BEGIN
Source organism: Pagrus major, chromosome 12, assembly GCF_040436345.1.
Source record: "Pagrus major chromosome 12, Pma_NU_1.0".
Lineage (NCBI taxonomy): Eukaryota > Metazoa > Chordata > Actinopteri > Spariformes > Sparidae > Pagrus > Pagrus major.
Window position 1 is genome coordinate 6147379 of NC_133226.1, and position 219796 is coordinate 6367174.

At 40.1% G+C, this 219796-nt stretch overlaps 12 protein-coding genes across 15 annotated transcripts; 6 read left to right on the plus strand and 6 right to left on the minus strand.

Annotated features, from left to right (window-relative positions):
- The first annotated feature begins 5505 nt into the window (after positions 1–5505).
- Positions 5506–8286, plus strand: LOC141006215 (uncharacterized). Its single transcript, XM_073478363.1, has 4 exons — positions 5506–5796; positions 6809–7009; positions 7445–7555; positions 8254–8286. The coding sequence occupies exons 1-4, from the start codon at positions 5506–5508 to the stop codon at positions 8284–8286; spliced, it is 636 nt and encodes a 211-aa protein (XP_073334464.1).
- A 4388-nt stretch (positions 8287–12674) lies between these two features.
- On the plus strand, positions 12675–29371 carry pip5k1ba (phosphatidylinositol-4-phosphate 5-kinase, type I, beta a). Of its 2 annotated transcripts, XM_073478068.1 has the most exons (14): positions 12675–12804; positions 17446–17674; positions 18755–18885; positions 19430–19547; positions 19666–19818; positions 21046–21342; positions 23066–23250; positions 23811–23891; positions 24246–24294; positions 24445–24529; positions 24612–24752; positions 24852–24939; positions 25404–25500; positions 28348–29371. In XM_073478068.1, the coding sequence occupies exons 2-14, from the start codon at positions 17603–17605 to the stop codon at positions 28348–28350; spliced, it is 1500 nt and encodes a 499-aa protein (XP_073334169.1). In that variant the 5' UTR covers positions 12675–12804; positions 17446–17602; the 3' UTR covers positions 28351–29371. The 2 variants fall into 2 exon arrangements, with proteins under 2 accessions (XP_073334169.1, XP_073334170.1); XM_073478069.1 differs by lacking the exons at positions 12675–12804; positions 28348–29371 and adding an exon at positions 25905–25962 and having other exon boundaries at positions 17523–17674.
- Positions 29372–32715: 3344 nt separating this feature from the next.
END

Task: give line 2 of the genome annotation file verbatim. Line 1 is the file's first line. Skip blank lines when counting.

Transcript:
Source record: "Pagrus major chromosome 12, Pma_NU_1.0".